Truth in illness
Ok here goes. I languished for four days at Kaiser Hospital with a debilitating disease called Gastroenteritis. I just got out today. In that time, absolutely no one came to see me and a couple of people called and left a message. This is not new. I have been taking ill on a fairly regular basis for the last couple of years now. But don't get me wrong folks. This is not an idictiment of those self-serving narcissists with too much to do but an observation of fair treatment for all. In the four days I was there, I had a new suitemate each day. Only one of them had any visitors at all. When I took a short walk down the hall, I also noticed empty rooms with an occasional "spouse" thrown in for seasoning. As I sit here at home today I need to write this because I am FASCINATED by this observation. Simply FASCINATED. I have a great many theories about this but the ones that jump out at me right away are made very keenly perceptable by the comments we hear from other people when they discuss with us our plight. For some reason, it seems to be the dubious luxury of our friends and colleagues in the world to COMMENT on our illness. Not to diagnose or discuss the illness but, yes, to COMMENT on it (read: to make a judgement/to render a bias or opinion of the friends habits/choices etc). Of course this is at the core of Susan Sontag's legendary work "Illness as Metaphor". It is much easier to hold the sick individual accountable for their lot than to actually exist in a present state of dis-ease with our own mortality and impending destruction, whenever that will be. This is too disconcerting to offer simple emotional comfort and support because it makes obliteration true. So we flee. We call it not knowing the person was sick, which technically may be true, but isn't disassociation from our loved ones on a daily basis the same negligence? Isn't focus on their poor and immature life habits our own form of shadenfreude? A brief, but rather satisfying knowing that we are not the ones hooked up to those IV's, whose brains may be frying, whose internal organs are bleeding, perhaps unstoppably. It is our one shot at immortality. To have real empathy and BE THERE is a far too ringing admission of our inevitability and relinguishment of all that we hold, to the last shred of recorded ego!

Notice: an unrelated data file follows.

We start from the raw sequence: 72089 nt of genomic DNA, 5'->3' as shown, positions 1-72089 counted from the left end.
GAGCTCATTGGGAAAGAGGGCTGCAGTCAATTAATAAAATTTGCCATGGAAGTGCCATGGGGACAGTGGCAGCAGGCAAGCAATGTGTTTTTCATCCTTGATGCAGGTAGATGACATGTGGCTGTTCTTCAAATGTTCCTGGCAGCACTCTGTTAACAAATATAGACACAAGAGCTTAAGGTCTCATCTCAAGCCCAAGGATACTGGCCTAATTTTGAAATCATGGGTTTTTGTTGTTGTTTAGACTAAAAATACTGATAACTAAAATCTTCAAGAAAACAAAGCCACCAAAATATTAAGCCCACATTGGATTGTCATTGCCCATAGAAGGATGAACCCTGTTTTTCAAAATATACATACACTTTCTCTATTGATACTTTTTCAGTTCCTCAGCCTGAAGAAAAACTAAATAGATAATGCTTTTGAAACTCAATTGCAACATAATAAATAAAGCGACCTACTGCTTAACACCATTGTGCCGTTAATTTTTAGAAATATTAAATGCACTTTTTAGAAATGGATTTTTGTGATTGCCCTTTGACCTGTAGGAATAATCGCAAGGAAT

Maybe, if you're lucky, a young immigrant nurse from Ghana will wrap a shawl around your neck to keep you warm as she wheels you down to the curb where you get picked up, she pushing aside rude onlookers, heartless of the sick, because there is God somewhere in this mucked up human ignorance. Forgive them lord for they know all too well to look the other way.